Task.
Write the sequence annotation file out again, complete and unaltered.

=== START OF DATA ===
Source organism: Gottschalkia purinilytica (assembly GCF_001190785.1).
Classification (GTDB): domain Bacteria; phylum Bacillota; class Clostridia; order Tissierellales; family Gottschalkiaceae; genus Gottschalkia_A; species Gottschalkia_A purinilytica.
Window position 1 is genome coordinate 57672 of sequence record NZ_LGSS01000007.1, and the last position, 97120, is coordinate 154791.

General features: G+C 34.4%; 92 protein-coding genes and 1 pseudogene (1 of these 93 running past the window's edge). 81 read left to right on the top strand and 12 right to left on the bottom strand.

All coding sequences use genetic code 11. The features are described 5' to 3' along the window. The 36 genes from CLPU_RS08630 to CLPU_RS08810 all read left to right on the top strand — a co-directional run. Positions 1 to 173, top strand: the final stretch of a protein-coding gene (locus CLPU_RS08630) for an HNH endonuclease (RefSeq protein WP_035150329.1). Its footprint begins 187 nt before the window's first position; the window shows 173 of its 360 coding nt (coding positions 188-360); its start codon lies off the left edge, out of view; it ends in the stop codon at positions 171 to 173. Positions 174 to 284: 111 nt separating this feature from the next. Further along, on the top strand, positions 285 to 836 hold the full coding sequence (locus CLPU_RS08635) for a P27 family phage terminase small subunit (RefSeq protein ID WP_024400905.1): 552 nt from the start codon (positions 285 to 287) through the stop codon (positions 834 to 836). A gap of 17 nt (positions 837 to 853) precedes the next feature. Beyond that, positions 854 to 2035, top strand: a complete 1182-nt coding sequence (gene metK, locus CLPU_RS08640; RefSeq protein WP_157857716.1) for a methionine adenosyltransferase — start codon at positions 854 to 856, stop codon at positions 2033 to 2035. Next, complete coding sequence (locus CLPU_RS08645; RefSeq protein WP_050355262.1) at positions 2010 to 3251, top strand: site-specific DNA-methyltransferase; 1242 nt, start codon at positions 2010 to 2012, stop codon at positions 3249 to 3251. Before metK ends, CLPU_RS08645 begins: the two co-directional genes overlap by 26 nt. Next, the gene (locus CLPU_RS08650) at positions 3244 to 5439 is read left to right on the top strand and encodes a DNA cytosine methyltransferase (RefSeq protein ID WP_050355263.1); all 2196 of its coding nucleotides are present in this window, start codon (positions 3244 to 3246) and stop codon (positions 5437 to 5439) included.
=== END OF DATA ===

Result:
Source organism: Gottschalkia purinilytica (assembly GCF_001190785.1).
Classification (GTDB): domain Bacteria; phylum Bacillota; class Clostridia; order Tissierellales; family Gottschalkiaceae; genus Gottschalkia_A; species Gottschalkia_A purinilytica.
Window position 1 is genome coordinate 57672 of sequence record NZ_LGSS01000007.1, and the last position, 97120, is coordinate 154791.

General features: G+C 34.4%; 92 protein-coding genes and 1 pseudogene (1 of these 93 running past the window's edge). 81 read left to right on the top strand and 12 right to left on the bottom strand.

All coding sequences use genetic code 11. The features are described 5' to 3' along the window. The 36 genes from CLPU_RS08630 to CLPU_RS08810 all read left to right on the top strand — a co-directional run. Positions 1 to 173, top strand: the final stretch of a protein-coding gene (locus CLPU_RS08630) for an HNH endonuclease (RefSeq protein WP_035150329.1). Its footprint begins 187 nt before the window's first position; the window shows 173 of its 360 coding nt (coding positions 188-360); its start codon lies off the left edge, out of view; it ends in the stop codon at positions 171 to 173. Positions 174 to 284: 111 nt separating this feature from the next. Further along, on the top strand, positions 285 to 836 hold the full coding sequence (locus CLPU_RS08635) for a P27 family phage terminase small subunit (RefSeq protein ID WP_024400905.1): 552 nt from the start codon (positions 285 to 287) through the stop codon (positions 834 to 836). A gap of 17 nt (positions 837 to 853) precedes the next feature. Beyond that, positions 854 to 2035, top strand: a complete 1182-nt coding sequence (gene metK, locus CLPU_RS08640; RefSeq protein WP_157857716.1) for a methionine adenosyltransferase — start codon at positions 854 to 856, stop codon at positions 2033 to 2035. Next, complete coding sequence (locus CLPU_RS08645; RefSeq protein WP_050355262.1) at positions 2010 to 3251, top strand: site-specific DNA-methyltransferase; 1242 nt, start codon at positions 2010 to 2012, stop codon at positions 3249 to 3251. Before metK ends, CLPU_RS08645 begins: the two co-directional genes overlap by 26 nt. Next, the gene (locus CLPU_RS08650) at positions 3244 to 5439 is read left to right on the top strand and encodes a DNA cytosine methyltransferase (RefSeq protein ID WP_050355263.1); all 2196 of its coding nucleotides are present in this window, start codon (positions 3244 to 3246) and stop codon (positions 5437 to 5439) included.